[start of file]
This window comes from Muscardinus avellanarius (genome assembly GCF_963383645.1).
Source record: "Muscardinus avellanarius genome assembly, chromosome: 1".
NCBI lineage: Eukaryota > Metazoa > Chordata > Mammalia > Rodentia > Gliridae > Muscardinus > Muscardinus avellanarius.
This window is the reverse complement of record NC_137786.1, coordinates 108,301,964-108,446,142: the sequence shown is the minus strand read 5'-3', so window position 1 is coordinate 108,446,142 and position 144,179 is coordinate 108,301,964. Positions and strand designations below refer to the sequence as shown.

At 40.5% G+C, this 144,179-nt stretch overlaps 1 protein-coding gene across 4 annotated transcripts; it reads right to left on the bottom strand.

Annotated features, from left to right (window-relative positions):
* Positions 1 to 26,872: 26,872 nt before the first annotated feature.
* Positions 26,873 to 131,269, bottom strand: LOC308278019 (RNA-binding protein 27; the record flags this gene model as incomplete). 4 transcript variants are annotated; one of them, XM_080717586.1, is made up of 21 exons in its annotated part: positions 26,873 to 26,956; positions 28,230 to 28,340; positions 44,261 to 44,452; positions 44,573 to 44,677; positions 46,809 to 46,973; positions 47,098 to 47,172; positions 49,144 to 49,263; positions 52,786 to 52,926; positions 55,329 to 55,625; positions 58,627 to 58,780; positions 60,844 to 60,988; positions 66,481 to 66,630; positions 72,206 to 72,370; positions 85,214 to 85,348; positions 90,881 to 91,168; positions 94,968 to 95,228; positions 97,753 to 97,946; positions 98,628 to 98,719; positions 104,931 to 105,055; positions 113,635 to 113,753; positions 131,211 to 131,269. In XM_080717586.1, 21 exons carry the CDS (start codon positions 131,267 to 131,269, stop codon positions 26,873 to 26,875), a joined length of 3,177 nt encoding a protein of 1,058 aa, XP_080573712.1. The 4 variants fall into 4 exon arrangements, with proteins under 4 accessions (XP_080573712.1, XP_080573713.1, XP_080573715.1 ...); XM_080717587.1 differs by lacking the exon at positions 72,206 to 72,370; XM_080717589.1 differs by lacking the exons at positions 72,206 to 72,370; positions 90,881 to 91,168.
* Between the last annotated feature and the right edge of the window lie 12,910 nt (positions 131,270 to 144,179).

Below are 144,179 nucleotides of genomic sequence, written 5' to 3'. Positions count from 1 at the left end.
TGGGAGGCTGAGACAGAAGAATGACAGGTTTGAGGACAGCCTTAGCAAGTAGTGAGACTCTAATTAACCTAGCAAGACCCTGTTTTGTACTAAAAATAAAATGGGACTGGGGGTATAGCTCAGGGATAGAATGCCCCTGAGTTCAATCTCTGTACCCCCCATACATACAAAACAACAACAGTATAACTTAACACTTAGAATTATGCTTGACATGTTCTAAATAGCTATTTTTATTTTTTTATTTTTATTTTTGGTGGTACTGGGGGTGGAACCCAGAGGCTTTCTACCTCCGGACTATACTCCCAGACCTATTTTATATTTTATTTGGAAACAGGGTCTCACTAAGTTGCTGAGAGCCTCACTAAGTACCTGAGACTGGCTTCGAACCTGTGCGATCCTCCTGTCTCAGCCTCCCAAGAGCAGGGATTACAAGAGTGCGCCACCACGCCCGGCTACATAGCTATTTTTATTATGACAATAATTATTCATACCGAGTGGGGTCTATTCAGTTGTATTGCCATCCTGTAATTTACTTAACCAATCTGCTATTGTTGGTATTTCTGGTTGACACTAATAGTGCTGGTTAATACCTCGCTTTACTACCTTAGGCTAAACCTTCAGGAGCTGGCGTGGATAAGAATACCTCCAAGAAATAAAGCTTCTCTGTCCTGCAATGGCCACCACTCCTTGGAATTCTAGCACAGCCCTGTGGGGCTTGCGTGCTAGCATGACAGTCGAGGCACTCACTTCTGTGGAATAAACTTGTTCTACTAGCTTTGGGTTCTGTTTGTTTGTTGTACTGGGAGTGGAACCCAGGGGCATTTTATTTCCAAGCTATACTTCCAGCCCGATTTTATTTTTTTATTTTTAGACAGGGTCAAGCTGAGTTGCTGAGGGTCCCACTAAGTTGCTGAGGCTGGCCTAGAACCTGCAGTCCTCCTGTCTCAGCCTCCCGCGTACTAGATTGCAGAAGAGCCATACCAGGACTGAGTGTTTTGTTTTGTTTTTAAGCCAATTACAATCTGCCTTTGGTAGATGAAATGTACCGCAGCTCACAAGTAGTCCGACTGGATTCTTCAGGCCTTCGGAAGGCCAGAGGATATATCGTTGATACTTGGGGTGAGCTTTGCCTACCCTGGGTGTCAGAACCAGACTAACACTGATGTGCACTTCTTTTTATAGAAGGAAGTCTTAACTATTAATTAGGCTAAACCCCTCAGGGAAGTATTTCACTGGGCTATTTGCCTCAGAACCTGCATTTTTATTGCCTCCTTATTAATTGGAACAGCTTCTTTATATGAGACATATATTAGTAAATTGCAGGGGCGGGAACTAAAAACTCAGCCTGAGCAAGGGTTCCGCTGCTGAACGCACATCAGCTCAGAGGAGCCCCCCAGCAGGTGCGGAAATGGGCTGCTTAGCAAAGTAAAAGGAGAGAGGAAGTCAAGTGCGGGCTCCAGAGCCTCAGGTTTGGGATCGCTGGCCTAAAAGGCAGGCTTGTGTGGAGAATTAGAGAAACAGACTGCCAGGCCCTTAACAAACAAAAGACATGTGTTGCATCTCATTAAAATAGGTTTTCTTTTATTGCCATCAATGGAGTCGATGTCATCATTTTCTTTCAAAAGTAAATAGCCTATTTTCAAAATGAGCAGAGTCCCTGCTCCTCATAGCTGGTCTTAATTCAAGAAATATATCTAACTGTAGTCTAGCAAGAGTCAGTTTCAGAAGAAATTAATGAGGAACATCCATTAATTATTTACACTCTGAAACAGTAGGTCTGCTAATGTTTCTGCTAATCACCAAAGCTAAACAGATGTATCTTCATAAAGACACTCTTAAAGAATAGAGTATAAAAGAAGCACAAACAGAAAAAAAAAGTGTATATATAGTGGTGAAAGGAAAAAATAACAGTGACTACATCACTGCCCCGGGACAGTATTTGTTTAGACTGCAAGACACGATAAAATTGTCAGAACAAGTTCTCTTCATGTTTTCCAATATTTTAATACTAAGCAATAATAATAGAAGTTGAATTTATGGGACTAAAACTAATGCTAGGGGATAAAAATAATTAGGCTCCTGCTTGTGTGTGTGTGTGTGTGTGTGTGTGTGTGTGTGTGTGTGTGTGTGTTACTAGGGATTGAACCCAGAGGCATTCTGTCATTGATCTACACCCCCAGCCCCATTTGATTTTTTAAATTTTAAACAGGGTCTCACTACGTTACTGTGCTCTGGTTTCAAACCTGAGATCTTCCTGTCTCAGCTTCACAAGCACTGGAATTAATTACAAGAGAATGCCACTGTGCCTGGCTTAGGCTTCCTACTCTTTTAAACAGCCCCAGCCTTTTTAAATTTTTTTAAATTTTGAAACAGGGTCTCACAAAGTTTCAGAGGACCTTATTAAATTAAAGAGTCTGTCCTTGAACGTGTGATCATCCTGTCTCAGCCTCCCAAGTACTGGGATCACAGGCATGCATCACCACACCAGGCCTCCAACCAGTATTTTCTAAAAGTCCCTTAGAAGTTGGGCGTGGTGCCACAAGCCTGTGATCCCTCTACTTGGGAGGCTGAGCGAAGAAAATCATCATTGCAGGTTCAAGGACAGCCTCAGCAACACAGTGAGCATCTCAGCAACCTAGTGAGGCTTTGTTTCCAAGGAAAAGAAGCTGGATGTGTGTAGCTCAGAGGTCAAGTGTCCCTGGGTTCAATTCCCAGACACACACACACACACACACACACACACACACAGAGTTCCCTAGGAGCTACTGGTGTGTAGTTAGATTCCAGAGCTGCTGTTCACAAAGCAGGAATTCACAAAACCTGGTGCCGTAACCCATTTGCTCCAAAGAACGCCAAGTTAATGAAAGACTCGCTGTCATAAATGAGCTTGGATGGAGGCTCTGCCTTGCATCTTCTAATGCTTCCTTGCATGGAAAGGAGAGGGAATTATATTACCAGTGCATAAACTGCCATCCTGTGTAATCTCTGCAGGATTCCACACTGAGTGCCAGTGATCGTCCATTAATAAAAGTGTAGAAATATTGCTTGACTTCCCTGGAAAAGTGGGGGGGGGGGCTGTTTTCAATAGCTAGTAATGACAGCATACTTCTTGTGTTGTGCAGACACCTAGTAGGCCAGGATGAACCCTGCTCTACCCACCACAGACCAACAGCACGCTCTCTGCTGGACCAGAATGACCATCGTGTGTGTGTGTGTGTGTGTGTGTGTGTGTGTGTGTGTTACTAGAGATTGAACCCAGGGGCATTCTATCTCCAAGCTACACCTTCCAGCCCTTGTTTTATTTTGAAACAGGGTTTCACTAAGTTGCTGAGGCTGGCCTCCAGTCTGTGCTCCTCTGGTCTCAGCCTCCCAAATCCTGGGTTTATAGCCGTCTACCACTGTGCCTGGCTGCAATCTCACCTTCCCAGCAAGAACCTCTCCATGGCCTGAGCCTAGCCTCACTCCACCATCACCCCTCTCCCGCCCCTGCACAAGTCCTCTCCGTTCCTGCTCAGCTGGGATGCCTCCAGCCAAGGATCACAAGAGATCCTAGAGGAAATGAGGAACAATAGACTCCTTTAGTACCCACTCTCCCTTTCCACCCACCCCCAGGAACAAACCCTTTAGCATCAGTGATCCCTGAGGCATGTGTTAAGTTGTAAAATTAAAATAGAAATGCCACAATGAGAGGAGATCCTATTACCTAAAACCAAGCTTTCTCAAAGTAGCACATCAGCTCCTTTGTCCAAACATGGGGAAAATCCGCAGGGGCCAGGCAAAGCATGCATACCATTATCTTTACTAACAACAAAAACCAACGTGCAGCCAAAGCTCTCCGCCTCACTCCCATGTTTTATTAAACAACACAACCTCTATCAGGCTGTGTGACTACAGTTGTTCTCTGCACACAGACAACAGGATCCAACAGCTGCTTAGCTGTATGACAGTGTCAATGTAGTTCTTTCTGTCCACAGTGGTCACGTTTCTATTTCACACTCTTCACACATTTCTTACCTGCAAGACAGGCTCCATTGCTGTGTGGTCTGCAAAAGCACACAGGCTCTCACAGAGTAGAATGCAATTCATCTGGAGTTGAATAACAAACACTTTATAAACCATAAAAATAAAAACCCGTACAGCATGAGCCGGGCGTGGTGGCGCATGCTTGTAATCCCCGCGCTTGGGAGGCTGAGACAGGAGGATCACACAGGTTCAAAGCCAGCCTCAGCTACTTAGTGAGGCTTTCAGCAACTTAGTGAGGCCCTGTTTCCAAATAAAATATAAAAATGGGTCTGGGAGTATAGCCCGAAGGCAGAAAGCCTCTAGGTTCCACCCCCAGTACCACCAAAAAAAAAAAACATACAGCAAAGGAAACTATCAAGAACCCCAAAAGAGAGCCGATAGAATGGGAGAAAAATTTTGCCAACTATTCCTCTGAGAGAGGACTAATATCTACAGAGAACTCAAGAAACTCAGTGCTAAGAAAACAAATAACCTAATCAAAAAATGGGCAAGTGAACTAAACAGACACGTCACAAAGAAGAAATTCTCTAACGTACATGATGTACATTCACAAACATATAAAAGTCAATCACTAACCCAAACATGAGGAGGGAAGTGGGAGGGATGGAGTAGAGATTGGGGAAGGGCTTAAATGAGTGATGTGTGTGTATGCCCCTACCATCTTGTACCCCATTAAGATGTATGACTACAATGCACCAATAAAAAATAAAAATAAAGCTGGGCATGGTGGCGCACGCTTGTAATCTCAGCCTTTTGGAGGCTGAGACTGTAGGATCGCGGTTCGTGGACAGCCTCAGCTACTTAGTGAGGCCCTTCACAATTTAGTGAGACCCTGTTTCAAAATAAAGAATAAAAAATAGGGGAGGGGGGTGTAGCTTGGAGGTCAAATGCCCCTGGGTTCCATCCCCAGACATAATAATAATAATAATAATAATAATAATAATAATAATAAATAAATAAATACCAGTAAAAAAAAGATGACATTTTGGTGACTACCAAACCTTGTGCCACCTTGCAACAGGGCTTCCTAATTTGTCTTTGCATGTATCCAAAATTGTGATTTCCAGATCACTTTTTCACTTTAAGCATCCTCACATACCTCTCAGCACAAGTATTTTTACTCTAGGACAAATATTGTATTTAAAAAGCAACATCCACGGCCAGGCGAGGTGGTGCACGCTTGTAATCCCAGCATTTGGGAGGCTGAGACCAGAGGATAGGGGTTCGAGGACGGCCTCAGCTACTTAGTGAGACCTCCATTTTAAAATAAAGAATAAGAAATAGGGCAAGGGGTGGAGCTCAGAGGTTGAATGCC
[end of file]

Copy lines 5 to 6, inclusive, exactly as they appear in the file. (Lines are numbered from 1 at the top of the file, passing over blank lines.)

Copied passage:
At 40.5% G+C, this 144,179-nt stretch overlaps 1 protein-coding gene across 4 annotated transcripts; it reads right to left on the bottom strand.

Annotated features, from left to right (window-relative positions):